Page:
From the Journals

Fewer bloodstream infections with FMT for C. difficile


 

FROM ANNALS OF INTERNAL MEDICINE

Treating Clostridioides difficile infection with fecal microbiota transplantation is associated with a lower risk of bloodstream infection and recurrence than treatment with antibiotics, new research has found.

A paper published in Annals of Internal Medicine presents outcomes of a prospective cohort study in 290 inpatients with recurrent C. difficile infection, 109 of whom were treated with fecal microbiota transplantation (FMT); the remainder were treated with antibiotics including metronidazole, vancomycin, and fidaxomicin.

While the FMT group had a higher mean number of previous C. difficile infections than the antibiotics group (2.82 vs. 1.23, respectively), a sustained cure was achieved in 97% of the FMT group, compared with 38% in the antibiotics group.

Blood cultures were done if patients developed a temperature above 30° C or showed symptoms that might be attributable to sepsis. Bloodstream infections were diagnosed in 5% (5 patients) of those treated with FMT, and 22% (40 patients) in the antibiotics group.

The patients in the FMT group with bloodstream infections all had bacterial infections – one of which was polymicrobial – and there were no cases of fungal bloodstream infections. In the antibiotics group, 28 patients (15%) had bacterial bloodstream infections – 11 of which were polymicrobial – and 12 (7%) had fungal bloodstream infections.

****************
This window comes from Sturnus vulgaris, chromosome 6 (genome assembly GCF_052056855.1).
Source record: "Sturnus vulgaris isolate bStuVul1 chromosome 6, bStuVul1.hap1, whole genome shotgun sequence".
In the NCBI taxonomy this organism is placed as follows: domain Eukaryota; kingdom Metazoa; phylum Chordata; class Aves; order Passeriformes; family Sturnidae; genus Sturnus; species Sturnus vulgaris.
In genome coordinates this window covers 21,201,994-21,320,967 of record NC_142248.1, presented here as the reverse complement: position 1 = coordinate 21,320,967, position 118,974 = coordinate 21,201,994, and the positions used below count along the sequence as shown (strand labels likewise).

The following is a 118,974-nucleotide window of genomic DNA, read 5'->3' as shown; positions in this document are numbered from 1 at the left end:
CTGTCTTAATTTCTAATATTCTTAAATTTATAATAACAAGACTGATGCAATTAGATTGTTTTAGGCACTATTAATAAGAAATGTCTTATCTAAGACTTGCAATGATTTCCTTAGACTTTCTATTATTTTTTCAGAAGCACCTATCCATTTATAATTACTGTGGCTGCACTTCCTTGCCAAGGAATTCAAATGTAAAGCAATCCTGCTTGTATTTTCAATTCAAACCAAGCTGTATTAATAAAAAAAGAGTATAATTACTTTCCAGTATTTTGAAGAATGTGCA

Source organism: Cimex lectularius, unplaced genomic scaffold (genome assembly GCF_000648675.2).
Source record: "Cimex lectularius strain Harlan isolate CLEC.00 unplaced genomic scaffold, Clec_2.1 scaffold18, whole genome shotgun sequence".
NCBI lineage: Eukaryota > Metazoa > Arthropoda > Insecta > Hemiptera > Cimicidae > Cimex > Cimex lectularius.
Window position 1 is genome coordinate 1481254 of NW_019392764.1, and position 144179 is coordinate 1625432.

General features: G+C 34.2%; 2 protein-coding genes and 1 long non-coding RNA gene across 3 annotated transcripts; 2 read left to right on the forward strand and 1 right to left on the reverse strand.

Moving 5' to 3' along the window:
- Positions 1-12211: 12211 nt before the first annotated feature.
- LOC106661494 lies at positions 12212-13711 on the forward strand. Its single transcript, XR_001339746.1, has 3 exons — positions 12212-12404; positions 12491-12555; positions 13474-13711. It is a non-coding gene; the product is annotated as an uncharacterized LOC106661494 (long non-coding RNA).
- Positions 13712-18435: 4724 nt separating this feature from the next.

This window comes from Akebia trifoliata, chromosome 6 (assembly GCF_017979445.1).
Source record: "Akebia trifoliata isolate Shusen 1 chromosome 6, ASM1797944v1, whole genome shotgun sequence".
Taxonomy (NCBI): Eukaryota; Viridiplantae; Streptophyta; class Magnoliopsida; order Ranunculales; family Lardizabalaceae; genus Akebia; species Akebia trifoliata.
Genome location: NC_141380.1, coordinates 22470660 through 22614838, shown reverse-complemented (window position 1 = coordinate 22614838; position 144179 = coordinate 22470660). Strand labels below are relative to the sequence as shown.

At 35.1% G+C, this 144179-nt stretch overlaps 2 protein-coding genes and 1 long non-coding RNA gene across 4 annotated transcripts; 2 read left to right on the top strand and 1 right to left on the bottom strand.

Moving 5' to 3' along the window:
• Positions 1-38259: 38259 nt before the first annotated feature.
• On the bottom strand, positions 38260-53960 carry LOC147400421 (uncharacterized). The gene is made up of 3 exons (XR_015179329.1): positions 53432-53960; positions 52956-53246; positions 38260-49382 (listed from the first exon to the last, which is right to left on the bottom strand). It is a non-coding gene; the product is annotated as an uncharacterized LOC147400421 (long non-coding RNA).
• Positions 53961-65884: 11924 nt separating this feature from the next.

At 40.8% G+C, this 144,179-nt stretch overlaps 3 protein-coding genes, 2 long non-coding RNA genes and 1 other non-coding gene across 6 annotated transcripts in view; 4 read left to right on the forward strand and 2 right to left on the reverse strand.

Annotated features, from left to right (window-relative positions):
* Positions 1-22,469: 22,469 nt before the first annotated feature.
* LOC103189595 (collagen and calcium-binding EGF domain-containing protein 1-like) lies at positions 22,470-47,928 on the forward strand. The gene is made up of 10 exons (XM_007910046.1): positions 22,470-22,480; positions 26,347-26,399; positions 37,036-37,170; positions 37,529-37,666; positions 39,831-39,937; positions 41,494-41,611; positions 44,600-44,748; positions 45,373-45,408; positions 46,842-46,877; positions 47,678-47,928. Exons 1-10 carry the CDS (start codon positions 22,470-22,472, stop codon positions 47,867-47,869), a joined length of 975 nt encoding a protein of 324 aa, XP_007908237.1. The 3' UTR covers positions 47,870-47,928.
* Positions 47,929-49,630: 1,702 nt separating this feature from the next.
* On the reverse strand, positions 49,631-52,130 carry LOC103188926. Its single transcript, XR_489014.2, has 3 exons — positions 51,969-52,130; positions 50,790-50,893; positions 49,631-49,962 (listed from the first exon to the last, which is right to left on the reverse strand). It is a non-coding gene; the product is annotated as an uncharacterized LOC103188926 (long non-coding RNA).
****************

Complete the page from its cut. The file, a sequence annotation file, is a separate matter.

Bloodstream infections were particularly evident among the 11 patients whose C. difficile infection was treated with fidaxomicin, 4 of whom developed a bloodstream infection.

Overall, 27% of patients died during the 90-day follow-up, with 7% dying because of bloodstream infections, all of whom were in the antibiotic-treated cohort. Three patients in the FMT group died because of overwhelming C. difficile infection, compared with 12 in the antibiotic cohort.

Nearly three-quarters of deaths occurred within 30 days of the end of treatment; 5 of these deaths were in the FMT group, and 53 were in the antibiotics group.

“These findings suggest that the longer 90-day [overall survival] of patients in the FMT group is attributable to cure of [C. difficile infection] leading to an improvement in clinical condition,” wrote Gianluca Ianiro, MD, from the Catholic University of the Sacred Heart in Rome, and coauthors.

The 90-day overall survival rate was 92% in the FMT group and 61% in the antibiotic group. Patients treated with FMT also showed significantly shorter mean duration of hospital stay at 13.3 days, compared with 29.7 days in patients treated with antibiotics.

The authors noted the results should be interpreted with caution because of baseline differences between the two groups that were not entirely accounted for by using propensity matching. However, even in the propensity-matched cohort of 57 patients from each group, there was still a significantly higher overall survival at 90 days among patients treated with FMT.

One author declared grants from the pharmaceutical sector outside the submitted work. No funding or other conflicts of interest were reported.

SOURCE: Ianiro G et al. Ann Intern Med. 2019 Nov 4. doi: 10.7326/M18-3635.

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